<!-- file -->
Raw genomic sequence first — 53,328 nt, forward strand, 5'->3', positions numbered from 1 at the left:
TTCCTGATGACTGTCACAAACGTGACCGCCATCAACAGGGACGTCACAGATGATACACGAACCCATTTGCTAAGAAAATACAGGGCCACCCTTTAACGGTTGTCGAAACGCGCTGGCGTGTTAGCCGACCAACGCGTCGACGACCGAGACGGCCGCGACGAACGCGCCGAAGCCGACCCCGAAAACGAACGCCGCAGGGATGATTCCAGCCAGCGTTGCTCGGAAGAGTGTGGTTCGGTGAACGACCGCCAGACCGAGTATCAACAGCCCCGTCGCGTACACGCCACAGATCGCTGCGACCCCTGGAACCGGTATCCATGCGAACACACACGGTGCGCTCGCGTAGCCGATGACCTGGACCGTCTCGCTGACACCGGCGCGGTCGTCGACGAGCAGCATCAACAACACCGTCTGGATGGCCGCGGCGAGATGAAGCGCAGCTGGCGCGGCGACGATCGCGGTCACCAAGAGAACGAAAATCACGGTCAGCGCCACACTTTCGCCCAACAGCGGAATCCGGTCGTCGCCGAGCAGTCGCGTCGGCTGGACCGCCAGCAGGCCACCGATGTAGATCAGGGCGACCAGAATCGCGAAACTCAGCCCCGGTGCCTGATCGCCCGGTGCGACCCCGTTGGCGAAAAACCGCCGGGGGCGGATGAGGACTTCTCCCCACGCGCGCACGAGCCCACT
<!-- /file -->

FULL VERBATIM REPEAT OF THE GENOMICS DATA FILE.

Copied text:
Raw genomic sequence first — 53,328 nt, forward strand, 5'->3', positions numbered from 1 at the left:
TTCCTGATGACTGTCACAAACGTGACCGCCATCAACAGGGACGTCACAGATGATACACGAACCCATTTGCTAAGAAAATACAGGGCCACCCTTTAACGGTTGTCGAAACGCGCTGGCGTGTTAGCCGACCAACGCGTCGACGACCGAGACGGCCGCGACGAACGCGCCGAAGCCGACCCCGAAAACGAACGCCGCAGGGATGATTCCAGCCAGCGTTGCTCGGAAGAGTGTGGTTCGGTGAACGACCGCCAGACCGAGTATCAACAGCCCCGTCGCGTACACGCCACAGATCGCTGCGACCCCTGGAACCGGTATCCATGCGAACACACACGGTGCGCTCGCGTAGCCGATGACCTGGACCGTCTCGCTGACACCGGCGCGGTCGTCGACGAGCAGCATCAACAACACCGTCTGGATGGCCGCGGCGAGATGAAGCGCAGCTGGCGCGGCGACGATCGCGGTCACCAAGAGAACGAAAATCACGGTCAGCGCCACACTTTCGCCCAACAGCGGAATCCGGTCGTCGCCGAGCAGTCGCGTCGGCTGGACCGCCAGCAGGCCACCGATGTAGATCAGGGCGACCAGAATCGCGAAACTCAGCCCCGGTGCCTGATCGCCCGGTGCGACCCCGTTGGCGAAAAACCGCCGGGGGCGGATGAGGACTTCTCCCCACGCGCGCACGAGCCCACT